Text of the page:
We will also continue to add to asset plays, such as property. Since late 2008, we began to significantly increase our exposure to property in Hong Kong and China, which have performed very well, but are likely to move into more property in Singapore in other parts of the region as the market recovers and possibly in Australia as well as construction materials.
We currently have exposure to infrastructure, particularly in Australia, through commodity exports and in China, through engine manufacturers and commodity companies but as the infrastructure plans begin to develop throughout Asia, we anticipate that we will invest more directly and more aggressively in building materials and contractors in a growing number of countries from Malaysia to India.
We will increase our positions in retailers and tourism in anticipation of a recovery in domestic demand partly due to lower interest rates, stimulus plans and improved sentiment and will also add to our positions in banks in countries where we expect loan demand to increase and margins to rise as loan demand increases and financial systems become healthier.
In Taiwan, we positioned the Fund to take advantage of the potential for an improvement of relations with China and will continue to build on this theme. We have generally been underweight technology, and although it has already done well, we will also stay positioned in the sector.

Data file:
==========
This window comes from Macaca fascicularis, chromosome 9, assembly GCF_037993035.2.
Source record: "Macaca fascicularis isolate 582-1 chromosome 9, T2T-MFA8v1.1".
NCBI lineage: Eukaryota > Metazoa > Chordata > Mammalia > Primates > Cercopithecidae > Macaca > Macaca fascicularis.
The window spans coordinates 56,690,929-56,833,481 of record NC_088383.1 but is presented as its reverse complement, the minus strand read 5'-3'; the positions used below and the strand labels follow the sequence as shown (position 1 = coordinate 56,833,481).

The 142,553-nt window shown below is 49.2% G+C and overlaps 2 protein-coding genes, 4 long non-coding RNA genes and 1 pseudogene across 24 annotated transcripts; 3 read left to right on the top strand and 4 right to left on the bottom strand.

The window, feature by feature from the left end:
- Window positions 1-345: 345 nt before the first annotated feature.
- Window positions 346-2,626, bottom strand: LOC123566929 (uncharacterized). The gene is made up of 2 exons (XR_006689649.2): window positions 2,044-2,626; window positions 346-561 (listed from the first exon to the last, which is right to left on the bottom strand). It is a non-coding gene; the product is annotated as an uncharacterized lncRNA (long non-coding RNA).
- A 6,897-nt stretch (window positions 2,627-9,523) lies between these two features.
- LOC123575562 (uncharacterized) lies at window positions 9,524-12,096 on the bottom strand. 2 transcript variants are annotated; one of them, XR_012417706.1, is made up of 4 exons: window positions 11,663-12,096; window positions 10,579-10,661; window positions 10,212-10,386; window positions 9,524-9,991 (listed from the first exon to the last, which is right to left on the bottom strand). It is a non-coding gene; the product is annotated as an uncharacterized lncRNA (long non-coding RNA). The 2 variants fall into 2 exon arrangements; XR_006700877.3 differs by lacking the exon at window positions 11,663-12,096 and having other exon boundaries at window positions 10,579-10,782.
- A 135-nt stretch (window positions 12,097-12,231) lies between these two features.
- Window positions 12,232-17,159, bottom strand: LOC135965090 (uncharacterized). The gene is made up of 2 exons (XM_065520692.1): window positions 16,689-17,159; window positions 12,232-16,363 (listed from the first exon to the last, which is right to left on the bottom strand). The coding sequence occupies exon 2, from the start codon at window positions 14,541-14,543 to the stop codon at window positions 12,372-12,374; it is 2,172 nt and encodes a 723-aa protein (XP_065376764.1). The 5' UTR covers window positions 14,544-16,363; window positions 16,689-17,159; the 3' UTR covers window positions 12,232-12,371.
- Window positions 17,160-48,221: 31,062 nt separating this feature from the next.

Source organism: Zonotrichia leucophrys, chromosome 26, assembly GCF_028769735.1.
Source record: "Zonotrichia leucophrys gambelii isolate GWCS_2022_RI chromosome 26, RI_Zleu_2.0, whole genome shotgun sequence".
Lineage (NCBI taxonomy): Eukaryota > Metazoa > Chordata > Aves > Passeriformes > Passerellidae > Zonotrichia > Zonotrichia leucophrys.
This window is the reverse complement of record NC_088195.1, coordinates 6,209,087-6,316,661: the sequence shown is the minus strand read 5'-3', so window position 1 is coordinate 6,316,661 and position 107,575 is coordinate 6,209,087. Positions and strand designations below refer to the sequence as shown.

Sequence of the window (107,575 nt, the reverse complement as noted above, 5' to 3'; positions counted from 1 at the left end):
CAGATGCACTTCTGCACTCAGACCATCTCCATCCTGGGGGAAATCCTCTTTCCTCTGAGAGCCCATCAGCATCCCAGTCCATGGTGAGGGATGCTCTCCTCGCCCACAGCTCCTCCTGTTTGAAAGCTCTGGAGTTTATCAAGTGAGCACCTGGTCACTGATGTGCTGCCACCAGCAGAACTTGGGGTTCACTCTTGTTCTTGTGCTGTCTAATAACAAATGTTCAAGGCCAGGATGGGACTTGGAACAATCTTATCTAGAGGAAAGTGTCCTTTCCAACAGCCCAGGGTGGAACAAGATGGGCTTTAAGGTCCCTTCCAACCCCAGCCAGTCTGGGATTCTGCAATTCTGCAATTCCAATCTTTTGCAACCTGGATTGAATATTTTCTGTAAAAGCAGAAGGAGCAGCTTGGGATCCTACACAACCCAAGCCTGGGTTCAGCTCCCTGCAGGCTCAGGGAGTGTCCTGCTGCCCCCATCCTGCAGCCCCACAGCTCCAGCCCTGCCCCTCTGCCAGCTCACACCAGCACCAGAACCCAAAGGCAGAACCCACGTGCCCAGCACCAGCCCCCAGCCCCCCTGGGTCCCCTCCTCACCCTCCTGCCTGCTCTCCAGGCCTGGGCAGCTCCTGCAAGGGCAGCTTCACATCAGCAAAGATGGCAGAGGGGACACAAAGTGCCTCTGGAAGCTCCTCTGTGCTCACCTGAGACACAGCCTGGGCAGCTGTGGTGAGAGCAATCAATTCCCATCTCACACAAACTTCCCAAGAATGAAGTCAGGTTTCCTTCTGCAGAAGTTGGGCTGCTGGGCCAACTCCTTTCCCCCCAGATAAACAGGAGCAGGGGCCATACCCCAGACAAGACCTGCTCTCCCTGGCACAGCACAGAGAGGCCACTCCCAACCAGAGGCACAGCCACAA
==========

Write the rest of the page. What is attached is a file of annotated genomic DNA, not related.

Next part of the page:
One of the new areas that we will explore more fully are ways to benefit from the internationalization of the RMB which is likely to help stock exchanges, financial institutions and other service providers.
The risks are that stock markets may have run too hard and too fast in anticipation of an earlier and more robust economic recovery than is likely to occur. It is possible that signs of economic recovery may not be sustainable and that once the impact of the stimulus plans ease, economies will slow, sentiment will fall and markets will consolidate. While stock markets may not continue their powerful upward surge unchecked, we believe that the worst of the stock market downturn is over and that investors should feel more comfortable about returning to the market.